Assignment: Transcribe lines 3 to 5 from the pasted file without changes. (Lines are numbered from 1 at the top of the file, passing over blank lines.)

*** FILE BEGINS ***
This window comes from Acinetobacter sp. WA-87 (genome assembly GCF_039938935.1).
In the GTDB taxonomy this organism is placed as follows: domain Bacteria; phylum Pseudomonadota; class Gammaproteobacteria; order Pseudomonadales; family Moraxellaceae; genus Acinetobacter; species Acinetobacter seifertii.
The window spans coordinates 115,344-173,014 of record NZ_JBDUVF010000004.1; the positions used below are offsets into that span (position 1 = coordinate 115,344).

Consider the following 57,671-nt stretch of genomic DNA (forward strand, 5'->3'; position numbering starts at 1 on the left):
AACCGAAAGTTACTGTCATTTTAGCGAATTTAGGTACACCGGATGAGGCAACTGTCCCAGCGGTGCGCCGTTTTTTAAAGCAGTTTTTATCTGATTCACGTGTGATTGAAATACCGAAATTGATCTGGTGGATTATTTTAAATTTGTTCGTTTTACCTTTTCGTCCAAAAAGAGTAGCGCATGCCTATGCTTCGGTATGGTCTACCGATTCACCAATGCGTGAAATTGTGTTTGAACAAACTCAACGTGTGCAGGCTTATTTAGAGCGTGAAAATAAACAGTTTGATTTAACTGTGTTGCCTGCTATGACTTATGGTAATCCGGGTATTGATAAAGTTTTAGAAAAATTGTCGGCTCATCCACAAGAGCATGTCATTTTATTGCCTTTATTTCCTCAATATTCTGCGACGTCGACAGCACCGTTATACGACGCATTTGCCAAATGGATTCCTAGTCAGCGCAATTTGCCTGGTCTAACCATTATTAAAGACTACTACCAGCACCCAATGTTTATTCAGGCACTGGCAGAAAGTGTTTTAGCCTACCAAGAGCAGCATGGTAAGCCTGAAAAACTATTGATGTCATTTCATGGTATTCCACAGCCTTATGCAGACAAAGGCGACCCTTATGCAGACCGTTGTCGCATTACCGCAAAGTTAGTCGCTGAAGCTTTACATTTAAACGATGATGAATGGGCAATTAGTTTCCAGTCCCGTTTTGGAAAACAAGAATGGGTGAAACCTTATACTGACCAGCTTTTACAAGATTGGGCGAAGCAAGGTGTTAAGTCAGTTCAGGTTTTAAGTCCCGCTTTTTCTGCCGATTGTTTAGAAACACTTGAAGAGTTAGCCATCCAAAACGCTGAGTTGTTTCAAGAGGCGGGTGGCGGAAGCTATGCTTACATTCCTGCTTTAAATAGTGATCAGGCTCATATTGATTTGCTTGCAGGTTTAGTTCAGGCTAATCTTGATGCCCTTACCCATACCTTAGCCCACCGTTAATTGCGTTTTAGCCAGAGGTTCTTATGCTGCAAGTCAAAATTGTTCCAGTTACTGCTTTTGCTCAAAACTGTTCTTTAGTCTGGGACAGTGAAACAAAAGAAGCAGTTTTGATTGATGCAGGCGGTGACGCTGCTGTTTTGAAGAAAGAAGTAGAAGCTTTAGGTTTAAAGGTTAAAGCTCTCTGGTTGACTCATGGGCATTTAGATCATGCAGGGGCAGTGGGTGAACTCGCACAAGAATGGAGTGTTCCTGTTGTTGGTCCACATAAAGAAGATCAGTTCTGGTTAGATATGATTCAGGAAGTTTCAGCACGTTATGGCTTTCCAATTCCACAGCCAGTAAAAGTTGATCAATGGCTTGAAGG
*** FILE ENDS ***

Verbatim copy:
The window spans coordinates 115,344-173,014 of record NZ_JBDUVF010000004.1; the positions used below are offsets into that span (position 1 = coordinate 115,344).

Consider the following 57,671-nt stretch of genomic DNA (forward strand, 5'->3'; position numbering starts at 1 on the left):
AACCGAAAGTTACTGTCATTTTAGCGAATTTAGGTACACCGGATGAGGCAACTGTCCCAGCGGTGCGCCGTTTTTTAAAGCAGTTTTTATCTGATTCACGTGTGATTGAAATACCGAAATTGATCTGGTGGATTATTTTAAATTTGTTCGTTTTACCTTTTCGTCCAAAAAGAGTAGCGCATGCCTATGCTTCGGTATGGTCTACCGATTCACCAATGCGTGAAATTGTGTTTGAACAAACTCAACGTGTGCAGGCTTATTTAGAGCGTGAAAATAAACAGTTTGATTTAACTGTGTTGCCTGCTATGACTTATGGTAATCCGGGTATTGATAAAGTTTTAGAAAAATTGTCGGCTCATCCACAAGAGCATGTCATTTTATTGCCTTTATTTCCTCAATATTCTGCGACGTCGACAGCACCGTTATACGACGCATTTGCCAAATGGATTCCTAGTCAGCGCAATTTGCCTGGTCTAACCATTATTAAAGACTACTACCAGCACCCAATGTTTATTCAGGCACTGGCAGAAAGTGTTTTAGCCTACCAAGAGCAGCATGGTAAGCCTGAAAAACTATTGATGTCATTTCATGGTATTCCACAGCCTTATGCAGACAAAGGCGACCCTTATGCAGACCGTTGTCGCATTACCGCAAAGTTAGTCGCTGAAGCTTTACATTTAAACGATGATGAATGGGCAATTAGTTTCCAGTCCCGTTTTGGAAAACAAGAATGGGTGAAACCTTATACTGACCAGCTTTTACAAGATTGGGCGAAGCAAGGTGTTAAGTCAGTTCAGGTTTTAAGTCCCGCTTTTTCTGCCGATTGTTTAGAAACACTTGAAGAGTTAGCCATCCAAAACGCTGAGTTGTTTCAAGAGGCGGGTGGCGGAAGCTATGCTTACATTCCTGCTTTAAATAGTGATCAGGCTCATATTGATTTGCTTGCAGGTTTAGTTCAGGCTAATCTTGATGCCCTTACCCATACCTTAGCCCACCGTTAATTGCGTTTTAGCCAGAGGTTCTTATGCTGCAAGTCAAAATTGTTCCAGTTACTGCTTTTGCTCAAAACTGTTCTTTAGTCTGGGACAGTGAAACAAAAGAAGCAGTTTTGATTGATGCAGGCGGTGACGCTGCTGTTTTGAAGAAAGAAGTAGAAGCTTTAGGTTTAAAGGTTAAAGCTCTCTGGTTGACTCATGGGCATTTAGATCATGCAGGGGCAGTGGGTGAACTCGCACAAGAATGGAGTGTTCCTGTTGTTGGTCCACATAAAGAAGATCAGTTCTGGTTAGATATGATTCAGGAAGTTTCAGCACGTTATGGCTTTCCAATTCCACAGCCAGTAAAAGTTGATCAATGGCTTGAAGG